Bomber drops in

The Jewish Chronicle - - News - BY RACHEL FLETCHER

AN APOL­OGY by a for­mer Ger­man bomber pilot has been wel­comed by Jewish war vet­er­ans and oth­ers.

Willi Sch­ludecker, 87, re­turned to Bath last week to apol­o­gise for three he had taken part.

Mr Sch­ludecker, one of the Luft­waffe’s most dec­o­rated pi­lots, dropped

At a me­mo­rial ser­vice to the vic­tims of the at­tacks, he said through a trans­la­tor: “I was a bit ner­vous when I was in­vited here but I had to come. In Eng­land, there has al­ways been friend­li­ness to­wards me and never ha­tred. At the time, we did not re­alise fully what we had done. The war was mad­ness.”

Af­ter the war he re­fused to re-join the Luft­waffe, ex­plain­ing: “They mis­used me once be­fore and I didn’t want to give them the chance to do it again.”

Peter Wa­ger­man, na­tional chair­man of the As­so­ci­a­tion of Jewish Ex-Ser­vice­men - er’s apol­ogy. “An apol­ogy of this na­ture helps to heal the wounds of war.”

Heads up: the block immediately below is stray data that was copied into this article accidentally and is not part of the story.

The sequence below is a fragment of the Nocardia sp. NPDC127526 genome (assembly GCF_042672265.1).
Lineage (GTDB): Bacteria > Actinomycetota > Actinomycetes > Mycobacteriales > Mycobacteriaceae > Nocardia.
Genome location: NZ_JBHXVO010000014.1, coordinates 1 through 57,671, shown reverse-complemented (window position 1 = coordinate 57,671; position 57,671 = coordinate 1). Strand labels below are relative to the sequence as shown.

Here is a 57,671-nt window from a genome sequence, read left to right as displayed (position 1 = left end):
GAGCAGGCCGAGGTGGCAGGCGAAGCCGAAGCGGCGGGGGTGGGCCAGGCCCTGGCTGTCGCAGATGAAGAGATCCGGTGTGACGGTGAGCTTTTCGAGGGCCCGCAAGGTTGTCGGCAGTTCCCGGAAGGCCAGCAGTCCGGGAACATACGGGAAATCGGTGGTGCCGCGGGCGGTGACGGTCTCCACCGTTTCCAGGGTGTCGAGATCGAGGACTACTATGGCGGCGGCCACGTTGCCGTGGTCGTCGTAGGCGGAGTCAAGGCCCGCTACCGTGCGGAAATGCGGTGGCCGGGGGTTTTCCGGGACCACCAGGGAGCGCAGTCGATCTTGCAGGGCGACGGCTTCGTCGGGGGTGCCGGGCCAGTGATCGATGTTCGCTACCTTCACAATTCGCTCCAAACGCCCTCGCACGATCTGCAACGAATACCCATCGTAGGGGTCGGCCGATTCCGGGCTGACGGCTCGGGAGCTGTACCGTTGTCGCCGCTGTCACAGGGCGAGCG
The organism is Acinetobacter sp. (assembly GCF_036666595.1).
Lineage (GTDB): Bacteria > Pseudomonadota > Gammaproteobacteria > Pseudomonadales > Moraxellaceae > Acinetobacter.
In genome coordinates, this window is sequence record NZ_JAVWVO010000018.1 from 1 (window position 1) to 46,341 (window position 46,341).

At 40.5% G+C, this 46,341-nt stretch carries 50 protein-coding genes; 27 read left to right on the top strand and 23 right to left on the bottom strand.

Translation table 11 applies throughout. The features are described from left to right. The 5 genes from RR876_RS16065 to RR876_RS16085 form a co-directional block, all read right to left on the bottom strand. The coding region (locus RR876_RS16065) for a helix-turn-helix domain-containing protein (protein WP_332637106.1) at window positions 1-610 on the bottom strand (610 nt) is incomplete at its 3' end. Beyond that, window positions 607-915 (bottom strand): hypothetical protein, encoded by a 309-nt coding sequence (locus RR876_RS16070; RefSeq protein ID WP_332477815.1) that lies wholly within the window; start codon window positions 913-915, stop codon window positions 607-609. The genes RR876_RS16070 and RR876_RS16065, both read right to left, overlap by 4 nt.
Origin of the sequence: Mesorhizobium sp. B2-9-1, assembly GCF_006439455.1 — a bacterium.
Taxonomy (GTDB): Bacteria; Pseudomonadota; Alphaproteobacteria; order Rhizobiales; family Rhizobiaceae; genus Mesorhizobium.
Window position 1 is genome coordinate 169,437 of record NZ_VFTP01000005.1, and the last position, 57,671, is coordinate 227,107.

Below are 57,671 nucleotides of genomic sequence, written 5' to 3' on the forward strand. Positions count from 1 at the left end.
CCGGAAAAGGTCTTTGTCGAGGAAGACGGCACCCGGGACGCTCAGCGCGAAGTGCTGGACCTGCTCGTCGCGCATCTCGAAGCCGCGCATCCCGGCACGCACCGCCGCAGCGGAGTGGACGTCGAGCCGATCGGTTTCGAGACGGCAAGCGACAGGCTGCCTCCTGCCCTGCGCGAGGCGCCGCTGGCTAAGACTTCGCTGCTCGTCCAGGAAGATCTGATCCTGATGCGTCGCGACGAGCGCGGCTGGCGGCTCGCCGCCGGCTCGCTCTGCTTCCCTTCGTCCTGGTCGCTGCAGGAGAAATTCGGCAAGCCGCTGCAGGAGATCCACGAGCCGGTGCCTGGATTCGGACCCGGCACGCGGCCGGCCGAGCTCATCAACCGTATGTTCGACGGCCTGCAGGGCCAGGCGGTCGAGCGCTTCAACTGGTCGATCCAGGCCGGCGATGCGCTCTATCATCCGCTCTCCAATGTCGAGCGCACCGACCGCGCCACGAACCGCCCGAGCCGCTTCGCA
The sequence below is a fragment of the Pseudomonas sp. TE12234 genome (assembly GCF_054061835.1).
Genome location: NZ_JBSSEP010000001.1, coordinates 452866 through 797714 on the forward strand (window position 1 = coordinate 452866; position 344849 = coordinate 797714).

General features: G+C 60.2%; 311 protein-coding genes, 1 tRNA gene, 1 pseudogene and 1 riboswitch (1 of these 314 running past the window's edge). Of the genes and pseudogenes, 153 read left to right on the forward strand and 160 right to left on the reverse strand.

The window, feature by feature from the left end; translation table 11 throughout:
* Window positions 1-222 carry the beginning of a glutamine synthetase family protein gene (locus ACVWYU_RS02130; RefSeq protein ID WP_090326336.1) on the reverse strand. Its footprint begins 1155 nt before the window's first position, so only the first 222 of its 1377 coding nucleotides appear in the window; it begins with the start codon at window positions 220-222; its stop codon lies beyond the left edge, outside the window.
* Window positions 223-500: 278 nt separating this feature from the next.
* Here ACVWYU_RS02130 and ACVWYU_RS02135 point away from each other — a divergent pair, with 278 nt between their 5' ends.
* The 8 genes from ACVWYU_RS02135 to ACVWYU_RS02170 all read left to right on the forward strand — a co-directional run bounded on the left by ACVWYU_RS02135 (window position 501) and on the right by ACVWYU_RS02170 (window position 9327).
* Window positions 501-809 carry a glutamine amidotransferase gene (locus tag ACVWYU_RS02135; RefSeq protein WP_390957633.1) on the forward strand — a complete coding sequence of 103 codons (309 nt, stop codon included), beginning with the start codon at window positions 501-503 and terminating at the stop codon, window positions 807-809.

Bath res­i­dent Alex Schlesinger, whose par­ents fled Europe in the build-up to the Holo­caust, said: “I’m not in a po­si­tion to ac­cept an apol­ogy di­rectly for those who suf­fered loss, in­jury, loss of life, rel­a­tives or prop­erty dur­ing the bomb­ing of Bath. How­ever, we are all very swift to say ‘never again’, and I think the of­fer­ing of an apol­ogy un­der­lines that.

“I think it takes a con­sid­er­able de­gree of brav­ery to come over and make that pub­lic apol­ogy. We should all re­spect him for it. Had more peo­ple been mind­ful of the con­se­quences - tle­man would not have been put in a po­si­tion where it was nec­es­sary to make such an apol­ogy.”

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